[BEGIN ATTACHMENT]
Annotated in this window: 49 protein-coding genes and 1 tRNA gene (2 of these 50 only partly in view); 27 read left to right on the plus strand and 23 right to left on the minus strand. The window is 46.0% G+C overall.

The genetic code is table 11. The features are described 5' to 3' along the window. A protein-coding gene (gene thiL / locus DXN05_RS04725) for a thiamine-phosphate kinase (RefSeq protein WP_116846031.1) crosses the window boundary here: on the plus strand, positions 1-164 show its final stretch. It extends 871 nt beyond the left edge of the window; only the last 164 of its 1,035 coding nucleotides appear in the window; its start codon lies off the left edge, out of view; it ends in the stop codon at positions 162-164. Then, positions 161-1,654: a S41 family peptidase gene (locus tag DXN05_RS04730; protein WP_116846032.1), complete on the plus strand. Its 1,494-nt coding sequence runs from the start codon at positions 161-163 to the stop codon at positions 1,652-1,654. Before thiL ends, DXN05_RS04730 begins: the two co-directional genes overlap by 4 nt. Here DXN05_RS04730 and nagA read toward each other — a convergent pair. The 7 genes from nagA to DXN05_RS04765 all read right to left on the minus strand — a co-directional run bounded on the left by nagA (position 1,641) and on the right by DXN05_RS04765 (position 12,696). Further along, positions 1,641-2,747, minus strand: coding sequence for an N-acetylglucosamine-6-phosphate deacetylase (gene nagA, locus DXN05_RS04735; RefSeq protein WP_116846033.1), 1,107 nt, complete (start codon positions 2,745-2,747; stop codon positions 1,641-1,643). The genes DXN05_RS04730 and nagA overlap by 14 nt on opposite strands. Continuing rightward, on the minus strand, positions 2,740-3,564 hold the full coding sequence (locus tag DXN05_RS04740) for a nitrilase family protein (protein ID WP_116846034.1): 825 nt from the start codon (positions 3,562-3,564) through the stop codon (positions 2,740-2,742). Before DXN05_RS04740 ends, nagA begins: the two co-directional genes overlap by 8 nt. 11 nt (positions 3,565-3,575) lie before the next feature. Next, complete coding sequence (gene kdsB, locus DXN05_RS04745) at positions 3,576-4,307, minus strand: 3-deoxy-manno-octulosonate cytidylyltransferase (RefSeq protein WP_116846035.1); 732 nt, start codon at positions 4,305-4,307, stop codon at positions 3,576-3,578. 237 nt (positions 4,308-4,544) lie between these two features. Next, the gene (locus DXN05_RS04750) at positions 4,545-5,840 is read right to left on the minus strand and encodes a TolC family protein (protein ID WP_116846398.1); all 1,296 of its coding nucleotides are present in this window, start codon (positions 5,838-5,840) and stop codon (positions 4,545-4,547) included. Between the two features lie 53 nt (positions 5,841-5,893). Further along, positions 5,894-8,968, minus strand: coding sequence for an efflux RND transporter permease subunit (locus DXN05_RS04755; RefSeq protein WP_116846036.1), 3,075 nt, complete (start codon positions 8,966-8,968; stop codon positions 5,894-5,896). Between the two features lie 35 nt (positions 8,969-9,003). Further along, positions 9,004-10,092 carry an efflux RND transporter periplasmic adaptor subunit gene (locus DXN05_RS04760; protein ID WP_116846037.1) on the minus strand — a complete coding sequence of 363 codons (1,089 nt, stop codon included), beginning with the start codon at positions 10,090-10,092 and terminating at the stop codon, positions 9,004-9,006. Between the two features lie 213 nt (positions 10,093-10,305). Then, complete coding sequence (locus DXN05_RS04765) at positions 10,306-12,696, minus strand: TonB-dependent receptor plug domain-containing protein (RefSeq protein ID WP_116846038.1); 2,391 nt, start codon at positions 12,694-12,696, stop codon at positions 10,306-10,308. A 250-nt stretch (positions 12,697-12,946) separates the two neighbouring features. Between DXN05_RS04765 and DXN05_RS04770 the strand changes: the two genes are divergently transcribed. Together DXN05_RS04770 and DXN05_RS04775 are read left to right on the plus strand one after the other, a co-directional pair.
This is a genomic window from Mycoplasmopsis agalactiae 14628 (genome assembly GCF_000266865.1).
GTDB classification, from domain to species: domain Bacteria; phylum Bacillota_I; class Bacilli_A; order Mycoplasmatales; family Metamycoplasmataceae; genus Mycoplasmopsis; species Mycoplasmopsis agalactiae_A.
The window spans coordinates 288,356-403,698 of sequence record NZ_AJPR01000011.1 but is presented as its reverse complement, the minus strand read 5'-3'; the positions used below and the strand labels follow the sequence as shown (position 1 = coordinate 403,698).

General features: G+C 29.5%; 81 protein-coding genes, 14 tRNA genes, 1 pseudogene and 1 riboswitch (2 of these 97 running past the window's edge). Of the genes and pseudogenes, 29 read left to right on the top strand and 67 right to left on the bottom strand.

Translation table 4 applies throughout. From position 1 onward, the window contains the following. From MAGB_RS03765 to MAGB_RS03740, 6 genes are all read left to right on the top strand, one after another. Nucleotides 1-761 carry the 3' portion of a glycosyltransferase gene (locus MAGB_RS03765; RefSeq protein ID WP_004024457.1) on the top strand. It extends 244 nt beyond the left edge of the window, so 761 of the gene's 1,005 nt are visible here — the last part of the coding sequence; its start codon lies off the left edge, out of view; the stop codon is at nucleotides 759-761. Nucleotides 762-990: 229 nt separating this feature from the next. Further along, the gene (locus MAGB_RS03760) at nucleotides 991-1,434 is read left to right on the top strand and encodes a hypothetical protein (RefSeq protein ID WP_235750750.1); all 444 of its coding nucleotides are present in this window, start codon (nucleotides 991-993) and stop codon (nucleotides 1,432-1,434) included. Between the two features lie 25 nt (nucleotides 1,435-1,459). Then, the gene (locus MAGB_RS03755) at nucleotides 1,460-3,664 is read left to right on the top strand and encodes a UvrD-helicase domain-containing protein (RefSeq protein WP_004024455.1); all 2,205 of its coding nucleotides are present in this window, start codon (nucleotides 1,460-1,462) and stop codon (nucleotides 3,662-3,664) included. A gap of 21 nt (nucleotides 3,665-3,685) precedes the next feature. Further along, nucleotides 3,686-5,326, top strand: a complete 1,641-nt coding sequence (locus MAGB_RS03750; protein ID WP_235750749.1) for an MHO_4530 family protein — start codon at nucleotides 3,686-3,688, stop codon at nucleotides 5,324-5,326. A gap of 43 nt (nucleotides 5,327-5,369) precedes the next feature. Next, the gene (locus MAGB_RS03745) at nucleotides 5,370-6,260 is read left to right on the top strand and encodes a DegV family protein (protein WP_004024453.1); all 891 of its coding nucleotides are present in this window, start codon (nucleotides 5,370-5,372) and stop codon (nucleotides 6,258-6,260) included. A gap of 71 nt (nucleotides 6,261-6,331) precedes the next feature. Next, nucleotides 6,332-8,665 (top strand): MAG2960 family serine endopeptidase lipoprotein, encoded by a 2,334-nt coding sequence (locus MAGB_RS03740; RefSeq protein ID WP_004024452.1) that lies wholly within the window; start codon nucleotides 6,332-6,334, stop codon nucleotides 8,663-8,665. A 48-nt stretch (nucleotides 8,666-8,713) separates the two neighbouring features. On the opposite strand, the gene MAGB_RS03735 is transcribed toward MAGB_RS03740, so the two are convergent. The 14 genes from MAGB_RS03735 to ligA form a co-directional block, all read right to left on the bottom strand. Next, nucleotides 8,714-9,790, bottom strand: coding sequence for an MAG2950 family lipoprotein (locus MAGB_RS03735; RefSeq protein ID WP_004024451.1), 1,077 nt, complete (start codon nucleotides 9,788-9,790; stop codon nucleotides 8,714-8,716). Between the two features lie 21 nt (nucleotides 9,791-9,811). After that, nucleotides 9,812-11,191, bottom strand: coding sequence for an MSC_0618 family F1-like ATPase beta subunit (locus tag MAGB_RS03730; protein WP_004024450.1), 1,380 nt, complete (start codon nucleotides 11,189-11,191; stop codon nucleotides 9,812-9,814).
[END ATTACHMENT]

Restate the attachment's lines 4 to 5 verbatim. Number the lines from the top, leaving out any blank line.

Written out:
GTDB classification, from domain to species: domain Bacteria; phylum Bacillota_I; class Bacilli_A; order Mycoplasmatales; family Metamycoplasmataceae; genus Mycoplasmopsis; species Mycoplasmopsis agalactiae_A.
The window spans coordinates 288,356-403,698 of sequence record NZ_AJPR01000011.1 but is presented as its reverse complement, the minus strand read 5'-3'; the positions used below and the strand labels follow the sequence as shown (position 1 = coordinate 403,698).